Fixed Interest Rates

This is the fixed interest rate (that does not vary with market interest) that the borrower will have to pay during the lock-in period. Once the lock-in period is over, the loan will switch to a floating rate ( commonly pegged to Compounded 1M/3M SORA) plus a Spread. Fixed Interest rates will result in fixed monthly instalments and hence, provide more predictability for the borrower. 

Floating Interest Rate

 This is an interest rate that periodically adjusts up or down to reflect economic market conditions. This is often accompanied by a spread dictated by the bank, and the spread usually goes higher year after year. Your monthly instalment amount will vary every 1 month or 3 month, as the Effective Rate changes in tandem with the daily fluctuations in 1M or 3M SORA. 

Here are some important terms to note during a Financial Assessment or a Letter of Offer:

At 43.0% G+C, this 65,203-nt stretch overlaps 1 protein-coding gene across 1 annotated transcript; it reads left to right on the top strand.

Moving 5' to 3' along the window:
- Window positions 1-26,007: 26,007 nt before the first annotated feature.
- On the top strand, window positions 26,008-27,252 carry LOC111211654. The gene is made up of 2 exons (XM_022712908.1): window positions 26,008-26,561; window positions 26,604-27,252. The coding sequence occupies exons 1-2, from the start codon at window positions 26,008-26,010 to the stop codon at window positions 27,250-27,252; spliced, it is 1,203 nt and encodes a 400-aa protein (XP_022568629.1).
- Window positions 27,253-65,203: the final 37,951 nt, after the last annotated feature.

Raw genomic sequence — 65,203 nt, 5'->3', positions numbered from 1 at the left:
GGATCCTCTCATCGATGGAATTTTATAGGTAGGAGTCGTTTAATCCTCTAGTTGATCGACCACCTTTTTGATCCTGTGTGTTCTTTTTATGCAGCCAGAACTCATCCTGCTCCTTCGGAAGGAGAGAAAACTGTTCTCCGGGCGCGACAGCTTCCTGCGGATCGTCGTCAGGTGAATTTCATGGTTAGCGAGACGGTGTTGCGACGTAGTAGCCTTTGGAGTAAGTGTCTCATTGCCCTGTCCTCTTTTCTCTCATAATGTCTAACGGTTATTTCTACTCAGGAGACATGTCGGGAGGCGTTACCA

Valuation Fee

A fee incurred when the bank appoints a Valuer to assess the value of your property. This fee is paid by the borrower even though the Valuer is appointed by the bank. It varies depending on property type, property value and the bank. Take note that should the valuation come up to a much lower figure than your purchase price, the bank might reassess your loan eligibility. For property value below $3 million, the valuation fee should be below $500.

Legal Fees / Conveyance Fees

When refinancing or making a new purchase with a loan, a lawyer will be required to represent the buyer/borrower and draft the necessary legal documents for the mortgage loan and/or purchase.  As such, you are expected to incur a certain amount of legal fees, which varies according to the law firm appointed. Generally, the cost is between $2000 to $3000.